The coming right-wing front on monetary policy
In May 2010, the Maine state Republican convention produced and voted for an ultra-conservative platform ("investigate collusion between government and industry in the global warming myth, and prosecute any illegal collusion. ... Repeal and prohibit any participation in efforts to create a one world government") out of nowhere, showing at how far off-center the local parties were becoming and hinting at how that might influence national politics. One item I and others noticed in there was this: "Pass and implement Fed bill #1207 (Introduced by Ron Paul), to Audit the Federal Reserve, as the first step in Ending the Fed."
I was interested in the Audit the Federal Reserve amendment (I did an interview with Dean Baker around that time on it), one of the few items to gain bipartisanship traction. But I understood it as the first step in promoting a more transparent, accountable Federal Reserve that is less dominated by the interests of regional bankers and the financial sector, not as a first step toward abolishing it.
What a bizarre time for monetary policy and the conservative right. First Ron Paul, who wants to "End the Fed," is put in charge of Federal Reserve oversight with the GOP taking over the House. Sara Palin attacks inflation, quoting Reagan as saying it is “as violent as a mugger, as frightening as an armed robber, and as deadly as a hit man." World Bank President Robert Zoellick wants to return to a gold standard. Kansas City Federal Reserve Bank President Thomas Hoenig, who wants to raise interest rates because he is worried unemployment might come down too quickly, will be advising the House GOP. The conservative guns are now moving from fiscal policy toward monetary policy.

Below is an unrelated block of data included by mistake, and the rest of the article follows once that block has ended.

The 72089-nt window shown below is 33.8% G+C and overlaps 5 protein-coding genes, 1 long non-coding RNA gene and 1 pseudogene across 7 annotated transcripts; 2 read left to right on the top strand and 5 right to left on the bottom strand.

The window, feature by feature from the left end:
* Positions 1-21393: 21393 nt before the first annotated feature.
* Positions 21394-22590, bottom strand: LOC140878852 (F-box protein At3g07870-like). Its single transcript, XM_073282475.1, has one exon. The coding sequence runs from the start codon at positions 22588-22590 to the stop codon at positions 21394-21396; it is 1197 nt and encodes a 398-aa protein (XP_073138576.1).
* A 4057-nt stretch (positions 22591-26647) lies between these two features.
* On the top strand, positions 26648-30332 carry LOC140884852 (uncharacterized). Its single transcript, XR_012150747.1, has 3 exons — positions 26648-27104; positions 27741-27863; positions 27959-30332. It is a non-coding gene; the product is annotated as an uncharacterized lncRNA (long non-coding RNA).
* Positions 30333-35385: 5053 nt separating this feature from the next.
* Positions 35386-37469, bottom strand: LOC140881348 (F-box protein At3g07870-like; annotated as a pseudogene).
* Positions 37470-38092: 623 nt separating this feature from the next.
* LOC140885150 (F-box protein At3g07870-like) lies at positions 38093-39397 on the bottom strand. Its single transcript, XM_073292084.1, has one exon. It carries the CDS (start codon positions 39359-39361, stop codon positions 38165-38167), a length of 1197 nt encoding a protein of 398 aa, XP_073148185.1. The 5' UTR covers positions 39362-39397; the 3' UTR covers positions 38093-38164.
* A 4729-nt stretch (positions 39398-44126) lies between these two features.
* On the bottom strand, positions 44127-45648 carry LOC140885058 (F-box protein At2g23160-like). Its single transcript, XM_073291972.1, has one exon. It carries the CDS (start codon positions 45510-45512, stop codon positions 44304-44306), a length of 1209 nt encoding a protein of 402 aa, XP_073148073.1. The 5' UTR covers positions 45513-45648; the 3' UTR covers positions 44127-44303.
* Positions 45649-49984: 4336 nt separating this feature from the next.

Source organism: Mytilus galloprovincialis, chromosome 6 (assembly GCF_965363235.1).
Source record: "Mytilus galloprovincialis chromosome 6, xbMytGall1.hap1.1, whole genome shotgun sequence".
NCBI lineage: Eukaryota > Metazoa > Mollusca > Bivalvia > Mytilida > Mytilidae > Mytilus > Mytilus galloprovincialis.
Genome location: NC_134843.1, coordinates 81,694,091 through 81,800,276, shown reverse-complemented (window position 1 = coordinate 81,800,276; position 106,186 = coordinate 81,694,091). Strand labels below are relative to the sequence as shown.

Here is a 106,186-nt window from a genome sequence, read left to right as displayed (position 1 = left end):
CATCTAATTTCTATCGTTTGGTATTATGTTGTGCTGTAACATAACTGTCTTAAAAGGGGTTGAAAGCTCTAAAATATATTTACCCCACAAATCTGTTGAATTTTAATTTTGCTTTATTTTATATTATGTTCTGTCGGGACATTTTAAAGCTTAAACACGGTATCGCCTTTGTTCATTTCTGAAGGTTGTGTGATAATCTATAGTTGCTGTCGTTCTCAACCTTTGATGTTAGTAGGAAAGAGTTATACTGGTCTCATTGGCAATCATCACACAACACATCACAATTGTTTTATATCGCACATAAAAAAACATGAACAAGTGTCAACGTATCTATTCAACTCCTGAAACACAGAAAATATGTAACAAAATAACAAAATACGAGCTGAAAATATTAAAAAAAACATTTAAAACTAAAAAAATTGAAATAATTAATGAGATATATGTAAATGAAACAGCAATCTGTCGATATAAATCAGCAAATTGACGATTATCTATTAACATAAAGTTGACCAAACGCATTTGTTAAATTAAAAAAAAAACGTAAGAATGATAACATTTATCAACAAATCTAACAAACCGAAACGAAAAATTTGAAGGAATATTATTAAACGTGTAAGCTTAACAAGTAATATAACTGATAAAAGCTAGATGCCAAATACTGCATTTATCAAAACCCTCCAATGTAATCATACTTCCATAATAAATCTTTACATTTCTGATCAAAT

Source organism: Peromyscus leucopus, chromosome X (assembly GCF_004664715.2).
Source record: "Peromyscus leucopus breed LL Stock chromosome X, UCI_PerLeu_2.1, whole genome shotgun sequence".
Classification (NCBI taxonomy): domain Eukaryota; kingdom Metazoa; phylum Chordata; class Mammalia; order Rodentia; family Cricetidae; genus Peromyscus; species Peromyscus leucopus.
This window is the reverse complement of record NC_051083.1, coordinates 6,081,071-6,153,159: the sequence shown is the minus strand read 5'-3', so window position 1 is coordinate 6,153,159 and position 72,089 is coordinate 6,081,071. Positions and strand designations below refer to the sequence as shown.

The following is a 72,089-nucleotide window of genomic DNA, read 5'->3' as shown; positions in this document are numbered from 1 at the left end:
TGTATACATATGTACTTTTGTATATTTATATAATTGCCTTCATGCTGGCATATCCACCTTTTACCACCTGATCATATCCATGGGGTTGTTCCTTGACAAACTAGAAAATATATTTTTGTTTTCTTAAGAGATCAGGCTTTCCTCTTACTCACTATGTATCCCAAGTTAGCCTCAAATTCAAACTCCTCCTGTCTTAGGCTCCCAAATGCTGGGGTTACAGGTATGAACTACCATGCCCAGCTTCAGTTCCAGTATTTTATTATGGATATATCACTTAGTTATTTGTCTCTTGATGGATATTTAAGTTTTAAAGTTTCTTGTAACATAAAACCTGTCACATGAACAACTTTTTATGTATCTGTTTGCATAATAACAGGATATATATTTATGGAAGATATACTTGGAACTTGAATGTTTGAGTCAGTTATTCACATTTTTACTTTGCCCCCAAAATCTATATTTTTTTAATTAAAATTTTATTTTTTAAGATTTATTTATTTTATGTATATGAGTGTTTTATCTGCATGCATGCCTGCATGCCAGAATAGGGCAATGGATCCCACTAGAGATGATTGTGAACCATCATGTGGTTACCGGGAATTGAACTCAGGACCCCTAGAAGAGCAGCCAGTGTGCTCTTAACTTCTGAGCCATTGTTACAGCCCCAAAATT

Palin is a savvy reader of where the grass-roots conservative mind is going, so if she is starting to move the goalposts on attacking Bernanke, there's probably a larger move going on. And I'm curious to watch this battle unfold between the far right and the center right. The center right has been building fortifications in sensible thinking about monetary policy during 2010, in advance of this wave election. Back in February, David Frum wrote against Ron Paul's crusade against the gold standard, an argument he's been having since at least 2007 with the Paul team.
And Josh Barro, who also noted the Maine state convention anti-Fed argument, wrote a story for the National Review, "Mend the Fed," where he argues against the rapidly growing mainstream conservative argument of abolishing the central bank and moving toward the gold standard ("It does not follow, however, that we can do without a central bank or that we should return to the gold standard. Indeed, these moves would expose the United States to sharper business cycles and more frequent banking panics -- all to solve an inflation problem that doesn’t exist").
I do wonder how this battle inside the right will play out over the next few years, years in which the Federal Reserve actually being able to hit its inflation target would make the difference between the prospects of a generation being economically productive or a generation lost to hysteresis and isolated from functioning labor and economic markets.
| November 10, 2010; 11:15 AM ET
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